If you choose acceptance, you may begin to notice some things. That muddy denim-blue-lavender color is the color of anything, anywhere, in shadow. The hidden crook of a plant, where leaf meets stem; the underbelly of a bonfire-bright goldfish; the silhouette of a mountain range in the mist; the thin, reaching shadow of a thorn thrown against a cactus paddle at sunset. And just imagine, you learned to mix that color–that indispensable, depth-giving color, you learned the secret recipe, Cobalt Blue with touches of Cadmium Orange and Amazonite–on your very first try.

You will notice that the ugly little misshapen cloud is the best thing you’ve painted all week. And the more you stare at it the more you’ll want to clip it from the poor, dull sunset scene you’ve placed it in and transport it somewhere cosmic and surreal–to an acid-green sunset on the surface of Venus. You’ll want to give it twelve hundred brothers–an armada of weird little clouds, and call it all the moment the rain stopped in Bradbury’s “All Summer in a Day.” You will never again try to “fix” a mistake in your painting, you will tell yourself. (But of course you will, you’re only human, and your great, lumbering human brain tramples where it likes.) You will instead wait patiently for the page to dry, for the alchemical changes of the evaporative process to take place. You will have faith in what is to come. You will practice acceptance.

Playwriting Workshop – Recap

Take a bow playwrights. We did it! We learned the rudiments of writing a play, from generating raw material and adapting it for use in scenes, to using settings, character descriptions, and stage directions to frame and develop conflict. We learned how to format scenes and wrote the first and last scenes of a full play. I hope you all continue on to connect the dots between those opening and closing scenes and polish and refine your final product.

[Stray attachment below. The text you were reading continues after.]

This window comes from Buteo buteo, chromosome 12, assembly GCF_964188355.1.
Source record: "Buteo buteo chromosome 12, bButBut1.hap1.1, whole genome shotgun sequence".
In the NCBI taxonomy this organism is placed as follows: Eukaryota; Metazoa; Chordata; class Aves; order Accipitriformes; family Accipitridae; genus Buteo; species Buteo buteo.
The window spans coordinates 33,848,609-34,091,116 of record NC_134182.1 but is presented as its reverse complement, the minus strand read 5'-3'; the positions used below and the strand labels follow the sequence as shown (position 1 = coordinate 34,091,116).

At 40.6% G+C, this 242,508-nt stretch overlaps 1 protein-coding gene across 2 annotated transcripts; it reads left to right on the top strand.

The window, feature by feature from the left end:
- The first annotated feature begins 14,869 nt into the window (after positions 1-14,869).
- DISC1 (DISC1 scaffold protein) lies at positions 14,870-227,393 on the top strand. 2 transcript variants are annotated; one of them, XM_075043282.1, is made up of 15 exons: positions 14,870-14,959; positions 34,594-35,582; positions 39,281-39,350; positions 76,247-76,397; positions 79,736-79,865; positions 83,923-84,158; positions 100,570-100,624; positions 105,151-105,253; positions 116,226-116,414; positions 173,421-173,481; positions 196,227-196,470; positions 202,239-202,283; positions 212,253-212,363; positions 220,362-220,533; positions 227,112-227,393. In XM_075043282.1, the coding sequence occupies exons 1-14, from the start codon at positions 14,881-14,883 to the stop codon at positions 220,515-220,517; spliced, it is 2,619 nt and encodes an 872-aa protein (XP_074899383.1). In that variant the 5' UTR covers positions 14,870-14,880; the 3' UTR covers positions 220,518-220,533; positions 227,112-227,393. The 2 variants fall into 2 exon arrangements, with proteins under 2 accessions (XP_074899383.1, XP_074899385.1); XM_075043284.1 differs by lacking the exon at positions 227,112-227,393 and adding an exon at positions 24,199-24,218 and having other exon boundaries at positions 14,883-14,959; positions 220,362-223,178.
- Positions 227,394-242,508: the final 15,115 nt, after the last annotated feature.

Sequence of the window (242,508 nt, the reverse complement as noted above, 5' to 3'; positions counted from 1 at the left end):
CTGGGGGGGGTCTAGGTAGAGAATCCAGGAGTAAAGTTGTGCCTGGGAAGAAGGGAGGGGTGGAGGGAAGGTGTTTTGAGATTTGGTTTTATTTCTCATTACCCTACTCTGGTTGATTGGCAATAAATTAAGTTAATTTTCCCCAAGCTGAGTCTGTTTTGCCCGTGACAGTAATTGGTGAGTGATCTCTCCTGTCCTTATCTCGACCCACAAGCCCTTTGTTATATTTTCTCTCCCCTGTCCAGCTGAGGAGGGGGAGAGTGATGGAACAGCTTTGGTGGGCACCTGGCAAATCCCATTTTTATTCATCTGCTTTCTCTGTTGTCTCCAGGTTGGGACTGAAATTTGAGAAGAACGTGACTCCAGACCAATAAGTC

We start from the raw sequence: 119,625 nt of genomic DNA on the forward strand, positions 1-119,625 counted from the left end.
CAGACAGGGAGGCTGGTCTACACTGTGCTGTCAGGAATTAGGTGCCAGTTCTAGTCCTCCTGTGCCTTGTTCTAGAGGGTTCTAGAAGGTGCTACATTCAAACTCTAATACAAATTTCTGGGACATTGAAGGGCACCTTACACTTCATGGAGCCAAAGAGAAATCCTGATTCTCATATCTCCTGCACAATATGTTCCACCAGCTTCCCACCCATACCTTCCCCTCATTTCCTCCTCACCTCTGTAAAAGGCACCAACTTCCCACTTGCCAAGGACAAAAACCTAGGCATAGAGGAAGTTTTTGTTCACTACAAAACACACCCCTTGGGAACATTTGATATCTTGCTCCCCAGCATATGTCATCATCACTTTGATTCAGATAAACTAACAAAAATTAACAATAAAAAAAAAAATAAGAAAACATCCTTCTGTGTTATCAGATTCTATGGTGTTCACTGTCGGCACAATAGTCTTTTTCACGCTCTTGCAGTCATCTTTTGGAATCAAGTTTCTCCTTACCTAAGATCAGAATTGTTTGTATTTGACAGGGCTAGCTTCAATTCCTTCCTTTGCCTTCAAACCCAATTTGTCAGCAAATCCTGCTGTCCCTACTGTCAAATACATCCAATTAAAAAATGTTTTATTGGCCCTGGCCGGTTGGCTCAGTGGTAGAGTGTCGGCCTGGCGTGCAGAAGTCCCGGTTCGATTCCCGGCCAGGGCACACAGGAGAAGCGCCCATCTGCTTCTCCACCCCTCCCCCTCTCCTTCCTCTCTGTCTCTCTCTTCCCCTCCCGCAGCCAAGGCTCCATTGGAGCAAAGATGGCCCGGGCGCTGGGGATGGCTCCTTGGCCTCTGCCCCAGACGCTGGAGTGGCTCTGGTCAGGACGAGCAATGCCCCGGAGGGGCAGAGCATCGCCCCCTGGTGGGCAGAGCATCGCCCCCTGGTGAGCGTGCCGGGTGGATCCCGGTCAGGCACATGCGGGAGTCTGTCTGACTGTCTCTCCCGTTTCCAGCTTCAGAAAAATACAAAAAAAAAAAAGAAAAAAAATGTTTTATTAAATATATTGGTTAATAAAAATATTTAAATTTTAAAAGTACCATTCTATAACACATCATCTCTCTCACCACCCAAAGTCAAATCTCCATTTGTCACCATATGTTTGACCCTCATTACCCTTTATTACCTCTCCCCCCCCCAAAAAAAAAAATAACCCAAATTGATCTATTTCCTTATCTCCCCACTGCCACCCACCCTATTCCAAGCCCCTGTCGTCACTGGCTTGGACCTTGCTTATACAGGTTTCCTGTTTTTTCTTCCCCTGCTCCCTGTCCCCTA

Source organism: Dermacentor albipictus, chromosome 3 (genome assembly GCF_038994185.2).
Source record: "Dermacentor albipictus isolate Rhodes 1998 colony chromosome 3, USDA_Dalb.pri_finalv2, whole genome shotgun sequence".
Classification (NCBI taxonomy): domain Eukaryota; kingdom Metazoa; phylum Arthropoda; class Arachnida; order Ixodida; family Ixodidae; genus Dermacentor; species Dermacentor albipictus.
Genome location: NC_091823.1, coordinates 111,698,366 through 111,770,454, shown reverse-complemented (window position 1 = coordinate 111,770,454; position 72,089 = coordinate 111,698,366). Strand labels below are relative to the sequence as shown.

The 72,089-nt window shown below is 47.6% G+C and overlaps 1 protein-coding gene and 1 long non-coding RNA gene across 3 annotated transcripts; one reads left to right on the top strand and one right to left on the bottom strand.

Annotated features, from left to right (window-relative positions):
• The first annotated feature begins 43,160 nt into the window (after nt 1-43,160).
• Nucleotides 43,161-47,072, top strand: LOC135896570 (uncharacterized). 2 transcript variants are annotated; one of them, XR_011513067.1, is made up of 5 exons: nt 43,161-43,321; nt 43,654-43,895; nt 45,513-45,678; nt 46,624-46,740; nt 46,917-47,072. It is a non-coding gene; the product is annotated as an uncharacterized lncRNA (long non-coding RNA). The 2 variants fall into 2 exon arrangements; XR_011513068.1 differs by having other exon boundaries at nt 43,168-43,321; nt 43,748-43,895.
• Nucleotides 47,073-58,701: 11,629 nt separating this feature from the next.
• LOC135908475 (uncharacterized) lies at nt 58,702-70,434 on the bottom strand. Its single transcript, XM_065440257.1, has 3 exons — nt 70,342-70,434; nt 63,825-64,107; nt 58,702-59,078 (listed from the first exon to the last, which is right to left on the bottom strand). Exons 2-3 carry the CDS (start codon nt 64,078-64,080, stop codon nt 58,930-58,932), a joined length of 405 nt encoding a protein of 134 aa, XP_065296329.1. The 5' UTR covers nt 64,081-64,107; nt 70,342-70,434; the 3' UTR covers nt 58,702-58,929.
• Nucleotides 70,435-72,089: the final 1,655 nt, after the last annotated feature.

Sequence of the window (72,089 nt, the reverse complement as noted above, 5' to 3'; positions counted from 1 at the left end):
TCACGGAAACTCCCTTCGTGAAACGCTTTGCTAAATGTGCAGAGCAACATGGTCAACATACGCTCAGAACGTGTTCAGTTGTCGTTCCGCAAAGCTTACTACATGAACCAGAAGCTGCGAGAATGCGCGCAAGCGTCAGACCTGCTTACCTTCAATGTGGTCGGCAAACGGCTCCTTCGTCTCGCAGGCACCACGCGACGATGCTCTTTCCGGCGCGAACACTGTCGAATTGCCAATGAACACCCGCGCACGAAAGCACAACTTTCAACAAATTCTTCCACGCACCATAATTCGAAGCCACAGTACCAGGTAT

But tomorrow is the first day of a new month, and with it a new challenge. So dig out your notebooks, writers, and get ready to WRITE WORDS NOW!

Playwriting Workshop – Day 15 – Disrupted Rituals

Okay guys, I want to squeeze one more exercise into the second week of our playwriting workshop. If you think back to plays you have read or seen performed, you will notice that many of them center on a disrupted ritual. What is a ritual? The authors of The Playwright’s Handbook define it as “any detailed method of procedure faithfully or regularly followed.” A ritual can be personal (how someone gets dressed, makes their morning coffee, packs or unpacks a bag), social (a weekly card game or happy hour, a monthly book club meeting), family (Thanksgiving dinner, summer vacation at the lake), or religious (Christmas mass, a Seder dinner).

Day 15: Disrupted Rituals: Using at least four characters from your stock company, create a 15-minute scene that centers on a disrupted ritual. Adapted from The Playwright’s Handbook, by Frank Pike and Thomas G. Dunn (Revised Edition, 1996).

Borrow liberally from your own life, adapting a real-life ritual to your character’s uses. Ask yourself the following:

  • What are the steps involved in the ritual? How does it begin and end?
  • Do the steps ever vary?
  • When in the process is the ritual interrupted?
  • What causes the disruption? A person? Event? The weather?
  • Does the interruption create conflict? Is the interruption much more significant to one character than to another?
  • Do your characters try to salvage the ritual or do they abandon it? How do they each react?

StoryADay May Recap